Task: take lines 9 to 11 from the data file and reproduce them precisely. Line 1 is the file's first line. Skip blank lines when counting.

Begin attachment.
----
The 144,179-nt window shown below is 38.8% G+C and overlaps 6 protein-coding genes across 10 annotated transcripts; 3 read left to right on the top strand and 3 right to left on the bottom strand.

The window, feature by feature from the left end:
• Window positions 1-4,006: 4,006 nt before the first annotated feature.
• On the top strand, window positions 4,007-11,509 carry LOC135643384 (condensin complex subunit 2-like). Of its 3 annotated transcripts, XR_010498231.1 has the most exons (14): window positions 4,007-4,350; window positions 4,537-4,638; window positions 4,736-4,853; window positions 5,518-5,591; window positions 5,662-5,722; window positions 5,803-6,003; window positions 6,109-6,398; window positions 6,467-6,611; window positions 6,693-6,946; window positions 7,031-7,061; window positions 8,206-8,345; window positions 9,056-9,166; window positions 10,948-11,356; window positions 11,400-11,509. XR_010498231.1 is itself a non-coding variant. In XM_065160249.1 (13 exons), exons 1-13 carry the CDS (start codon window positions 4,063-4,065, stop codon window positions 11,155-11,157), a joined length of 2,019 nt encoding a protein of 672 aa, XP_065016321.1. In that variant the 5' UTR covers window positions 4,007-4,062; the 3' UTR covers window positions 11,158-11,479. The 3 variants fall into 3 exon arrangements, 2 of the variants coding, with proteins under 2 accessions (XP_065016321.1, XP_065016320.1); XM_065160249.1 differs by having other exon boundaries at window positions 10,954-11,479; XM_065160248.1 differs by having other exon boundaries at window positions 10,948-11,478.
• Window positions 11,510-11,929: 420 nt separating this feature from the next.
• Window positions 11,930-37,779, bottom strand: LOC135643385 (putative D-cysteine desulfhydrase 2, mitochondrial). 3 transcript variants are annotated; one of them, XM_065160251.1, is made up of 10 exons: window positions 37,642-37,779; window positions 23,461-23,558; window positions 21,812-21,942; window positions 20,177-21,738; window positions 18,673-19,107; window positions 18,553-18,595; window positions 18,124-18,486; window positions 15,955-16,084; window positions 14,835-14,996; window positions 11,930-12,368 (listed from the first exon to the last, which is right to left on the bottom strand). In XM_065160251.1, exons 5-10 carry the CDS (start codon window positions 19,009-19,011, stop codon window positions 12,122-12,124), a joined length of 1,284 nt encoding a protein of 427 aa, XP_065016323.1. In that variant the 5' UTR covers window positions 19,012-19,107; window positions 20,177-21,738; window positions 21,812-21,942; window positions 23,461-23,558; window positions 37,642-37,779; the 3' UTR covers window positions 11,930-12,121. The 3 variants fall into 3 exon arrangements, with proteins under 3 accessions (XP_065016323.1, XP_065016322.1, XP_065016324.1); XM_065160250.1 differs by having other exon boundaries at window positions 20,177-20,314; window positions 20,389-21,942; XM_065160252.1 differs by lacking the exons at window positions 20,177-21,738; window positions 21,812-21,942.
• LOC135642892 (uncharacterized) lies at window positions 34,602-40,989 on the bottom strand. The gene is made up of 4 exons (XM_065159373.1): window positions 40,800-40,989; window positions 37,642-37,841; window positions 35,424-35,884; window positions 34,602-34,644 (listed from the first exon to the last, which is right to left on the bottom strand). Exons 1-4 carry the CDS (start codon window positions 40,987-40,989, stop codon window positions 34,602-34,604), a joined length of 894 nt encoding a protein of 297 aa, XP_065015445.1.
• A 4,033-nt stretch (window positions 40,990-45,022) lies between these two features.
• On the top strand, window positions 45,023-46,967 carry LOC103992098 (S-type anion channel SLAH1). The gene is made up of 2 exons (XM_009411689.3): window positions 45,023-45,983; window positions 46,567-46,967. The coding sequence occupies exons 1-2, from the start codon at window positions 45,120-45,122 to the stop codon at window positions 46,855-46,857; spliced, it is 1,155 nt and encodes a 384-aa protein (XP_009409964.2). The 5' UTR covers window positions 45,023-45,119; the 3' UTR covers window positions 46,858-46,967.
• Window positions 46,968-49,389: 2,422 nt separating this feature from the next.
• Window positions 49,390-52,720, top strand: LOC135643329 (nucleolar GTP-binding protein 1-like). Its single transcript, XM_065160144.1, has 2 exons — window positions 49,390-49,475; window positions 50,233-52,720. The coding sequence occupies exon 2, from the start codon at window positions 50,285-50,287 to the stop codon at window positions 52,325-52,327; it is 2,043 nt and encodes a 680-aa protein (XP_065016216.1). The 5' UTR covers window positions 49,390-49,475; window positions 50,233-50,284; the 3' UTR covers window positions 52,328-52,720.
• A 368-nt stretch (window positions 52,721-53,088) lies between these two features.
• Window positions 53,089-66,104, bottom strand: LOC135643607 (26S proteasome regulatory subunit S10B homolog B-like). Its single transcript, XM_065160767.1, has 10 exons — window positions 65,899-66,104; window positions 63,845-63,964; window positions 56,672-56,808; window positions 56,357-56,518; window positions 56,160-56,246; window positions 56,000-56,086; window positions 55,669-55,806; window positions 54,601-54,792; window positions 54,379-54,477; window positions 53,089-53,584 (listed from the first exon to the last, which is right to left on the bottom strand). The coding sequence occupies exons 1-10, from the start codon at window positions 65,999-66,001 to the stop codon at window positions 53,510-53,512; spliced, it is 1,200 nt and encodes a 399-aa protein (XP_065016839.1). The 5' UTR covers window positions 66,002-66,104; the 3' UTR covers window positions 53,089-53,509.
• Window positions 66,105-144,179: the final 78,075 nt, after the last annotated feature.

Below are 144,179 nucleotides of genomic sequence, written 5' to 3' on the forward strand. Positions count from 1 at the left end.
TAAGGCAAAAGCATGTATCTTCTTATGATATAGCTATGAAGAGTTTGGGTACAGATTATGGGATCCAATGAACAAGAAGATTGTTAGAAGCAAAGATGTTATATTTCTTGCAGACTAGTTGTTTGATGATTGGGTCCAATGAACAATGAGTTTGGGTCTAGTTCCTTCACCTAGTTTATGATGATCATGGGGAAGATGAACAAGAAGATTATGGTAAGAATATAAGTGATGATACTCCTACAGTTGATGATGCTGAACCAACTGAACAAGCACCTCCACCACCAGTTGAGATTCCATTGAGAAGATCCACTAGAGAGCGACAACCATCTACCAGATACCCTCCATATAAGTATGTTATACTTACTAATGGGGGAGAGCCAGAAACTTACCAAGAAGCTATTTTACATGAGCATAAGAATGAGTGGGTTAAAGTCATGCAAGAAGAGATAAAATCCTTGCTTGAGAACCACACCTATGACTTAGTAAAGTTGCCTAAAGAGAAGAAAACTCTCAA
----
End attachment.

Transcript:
• On the top strand, window positions 45,023-46,967 carry LOC103992098 (S-type anion channel SLAH1). The gene is made up of 2 exons (XM_009411689.3): window positions 45,023-45,983; window positions 46,567-46,967. The coding sequence occupies exons 1-2, from the start codon at window positions 45,120-45,122 to the stop codon at window positions 46,855-46,857; spliced, it is 1,155 nt and encodes a 384-aa protein (XP_009409964.2). The 5' UTR covers window positions 45,023-45,119; the 3' UTR covers window positions 46,858-46,967.
• Window positions 46,968-49,389: 2,422 nt separating this feature from the next.
• Window positions 49,390-52,720, top strand: LOC135643329 (nucleolar GTP-binding protein 1-like). Its single transcript, XM_065160144.1, has 2 exons — window positions 49,390-49,475; window positions 50,233-52,720. The coding sequence occupies exon 2, from the start codon at window positions 50,285-50,287 to the stop codon at window positions 52,325-52,327; it is 2,043 nt and encodes a 680-aa protein (XP_065016216.1). The 5' UTR covers window positions 49,390-49,475; window positions 50,233-50,284; the 3' UTR covers window positions 52,328-52,720.